Paresh Maity: The art of the matter
Bangalore will get to see a preview of an untitled exhibition of Paresh Maity’s work — paintings, sculptures and installations — this week. The paintings in this exhibition are a mix of water colours, sketch and multimedia — the central idea being relationships, depicted through Maity’s recurrent theme of faces. “I am interested in relationships; the relationships that people have with each other and with their surroundings that include both animate and inanimate objects. The faces signify the multiple facets of life,” he says.
And in these, a returning motif is birds, which according to the artist signify peace and freedom.
Some of them also speak of the travel he does. From the ghats of Varanasi to the baul singers in Shantiniketan, he paints his life as it happens. And then, there are the sketches done in pen and ink. “These are my diaries. My father or grandfather would write a diary entry each day, describing what had happened. I draw instead. A palm tree out of my window, a fishing boat coming back to shore at dusk, I keep sketching,” he explains.
Maity’s paintings convey a sense of being at peace. His paintings are happy paintings, if not outright exuberant, then colourful enough to speak of contentment and that’s what his collectors always talk about. “I am a positive person. I look at the positive side of life. I abhor negativity,” he says and his paintings speak of that. “What I know, what I understand, I convey them in the simplest manner possible through my paintings,” he says.
Combine this with the fact that his work has seen a gradual increase in prices rather than a sudden jump brought on by the erstwhile ‘India shining’ phase (unlike so many other artists), and it’s easy to see why the collectors have stayed with his paintings and his work has largely remained unaffected by the market swings.
Bangalore is a special to the artist. “Not many people know that I have a home here. I spend a few months in Bangalore each year, and the city affords me time to think,” says Paresh.
The city also was home to the artist when he tried his hand at installations and sculpture for the first time as a professional.
“As a child, growing up in Tamluk, I used to make clay idols. I went to participate in a sit-and-draw competition in the town with my friends and I turned in perhaps the worst painting in the competition. That made me promise to myself that one day I’d learn how to paint and I never really looked back since. My clay modelling days were over. Many years later, in Bangalore, around 2004 or 2005, I thought of doing installations and somebody lent me their studio and assistance. As I attempted doing the basic clay modelling, required for an installation, they were surprised by my dexterity with clay. But I had my childhood practice to fall back on,” he reminisces.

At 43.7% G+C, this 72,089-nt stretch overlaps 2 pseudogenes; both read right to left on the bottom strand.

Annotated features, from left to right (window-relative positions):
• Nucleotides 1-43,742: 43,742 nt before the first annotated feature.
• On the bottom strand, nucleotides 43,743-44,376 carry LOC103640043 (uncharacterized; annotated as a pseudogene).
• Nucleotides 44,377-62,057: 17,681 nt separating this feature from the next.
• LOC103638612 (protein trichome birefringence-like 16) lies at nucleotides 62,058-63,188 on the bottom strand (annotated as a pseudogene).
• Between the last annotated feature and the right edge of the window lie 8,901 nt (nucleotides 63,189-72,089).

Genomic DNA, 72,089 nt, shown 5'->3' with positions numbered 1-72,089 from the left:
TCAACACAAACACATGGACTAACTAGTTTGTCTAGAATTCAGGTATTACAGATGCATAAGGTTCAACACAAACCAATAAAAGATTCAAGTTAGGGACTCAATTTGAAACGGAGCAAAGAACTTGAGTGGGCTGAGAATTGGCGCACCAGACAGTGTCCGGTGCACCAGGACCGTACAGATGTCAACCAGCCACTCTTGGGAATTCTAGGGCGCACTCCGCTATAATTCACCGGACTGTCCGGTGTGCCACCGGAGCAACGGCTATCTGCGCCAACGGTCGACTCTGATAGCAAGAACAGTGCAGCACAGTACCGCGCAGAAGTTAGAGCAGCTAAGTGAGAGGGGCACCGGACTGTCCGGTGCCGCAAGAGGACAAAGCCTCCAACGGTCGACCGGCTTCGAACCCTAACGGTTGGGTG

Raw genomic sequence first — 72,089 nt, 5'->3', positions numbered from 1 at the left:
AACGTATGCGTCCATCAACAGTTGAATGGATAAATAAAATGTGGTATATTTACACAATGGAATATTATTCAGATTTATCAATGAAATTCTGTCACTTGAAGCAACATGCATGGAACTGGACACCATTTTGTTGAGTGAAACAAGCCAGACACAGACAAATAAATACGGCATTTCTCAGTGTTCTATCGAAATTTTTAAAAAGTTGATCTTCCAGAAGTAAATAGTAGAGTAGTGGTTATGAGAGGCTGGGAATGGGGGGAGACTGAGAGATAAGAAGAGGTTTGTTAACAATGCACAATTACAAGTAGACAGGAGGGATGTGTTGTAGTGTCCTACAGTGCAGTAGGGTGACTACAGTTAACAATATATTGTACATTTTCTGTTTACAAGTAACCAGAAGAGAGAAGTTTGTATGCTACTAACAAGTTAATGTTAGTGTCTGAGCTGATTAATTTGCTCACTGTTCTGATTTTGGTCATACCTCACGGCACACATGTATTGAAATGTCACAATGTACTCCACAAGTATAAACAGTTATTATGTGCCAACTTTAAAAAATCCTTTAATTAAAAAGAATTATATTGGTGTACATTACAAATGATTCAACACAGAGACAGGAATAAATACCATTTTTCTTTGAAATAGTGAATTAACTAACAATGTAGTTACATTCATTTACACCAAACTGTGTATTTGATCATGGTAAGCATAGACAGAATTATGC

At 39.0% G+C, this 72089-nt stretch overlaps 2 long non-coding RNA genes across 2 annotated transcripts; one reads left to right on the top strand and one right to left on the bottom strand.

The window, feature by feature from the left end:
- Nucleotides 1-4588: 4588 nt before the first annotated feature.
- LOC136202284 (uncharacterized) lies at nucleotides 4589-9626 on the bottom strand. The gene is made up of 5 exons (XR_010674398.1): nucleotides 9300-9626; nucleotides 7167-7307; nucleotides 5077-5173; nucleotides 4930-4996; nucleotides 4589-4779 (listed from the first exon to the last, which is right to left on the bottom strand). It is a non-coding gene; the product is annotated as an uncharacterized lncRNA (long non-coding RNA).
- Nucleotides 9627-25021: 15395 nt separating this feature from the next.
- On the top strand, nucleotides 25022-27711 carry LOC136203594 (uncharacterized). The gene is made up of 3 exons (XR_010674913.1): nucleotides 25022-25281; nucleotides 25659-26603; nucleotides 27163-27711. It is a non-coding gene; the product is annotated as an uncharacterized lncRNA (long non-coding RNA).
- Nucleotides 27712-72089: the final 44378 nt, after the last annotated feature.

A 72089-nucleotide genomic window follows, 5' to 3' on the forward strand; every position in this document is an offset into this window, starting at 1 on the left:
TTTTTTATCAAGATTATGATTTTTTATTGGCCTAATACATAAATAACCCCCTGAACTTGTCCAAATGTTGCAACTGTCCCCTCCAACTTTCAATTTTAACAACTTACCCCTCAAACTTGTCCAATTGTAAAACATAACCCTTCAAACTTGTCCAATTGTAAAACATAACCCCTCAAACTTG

His installations are close to his heart and he dwells on a number of themes. If one is a procession of ants, with the ants made out of two fuel tanks of Bullet motorcycles, then another he’s working on speaks of the lights of the fishing boats, through a series of lanterns, lit and hung up. “Incidentally, lanterns (and lamps) are a favourite motif that harks from my childhood. I grew up without electricity and that’s what we used for light,” he says.
And now that he’s done paintings, sketches, sculptures and installations, he’s turning his hands at films. “I have already done two short documentary films; one on Rajasthan (The Mystic Melody: A Day in the Golden Desert) and the other on monsoon. I travelled from Kolkata to Kanyakumari for that film, shot in 70mm,” he says, adding, “I now want to make a full-length feature film”.
Going Hussain’s way? “I was very close to him. I was supposed to go and visit him after I came back from Venice. But the day after I landed, I was out for my morning walk and somebody called to say that he was no more. I was part of his last journey,” he says.
While he is taking his art to all corners of the world, when asked about taking art beyond the galleries and exhibitions in the Indian cities, he says that we have to create an environment where art in everyday life is appreciated. “It has to be taught in schools, it has to be nurtured. And private efforts should take this forward,” he says. But doesn’t the artist have a responsibility too? “Yes, but it can’t be a one-sided effort. And you have to remember that it is largely due to the efforts of the private galleries that the Indian art scene is so powerful and dynamic today,” he points out.
|Print article||This entry was posted by Farooq on December 15, 2011 at 9:02 pm, and is filed under Lifestyle. Follow any responses to this post through RSS 2.0. Both comments and pings are currently closed.|
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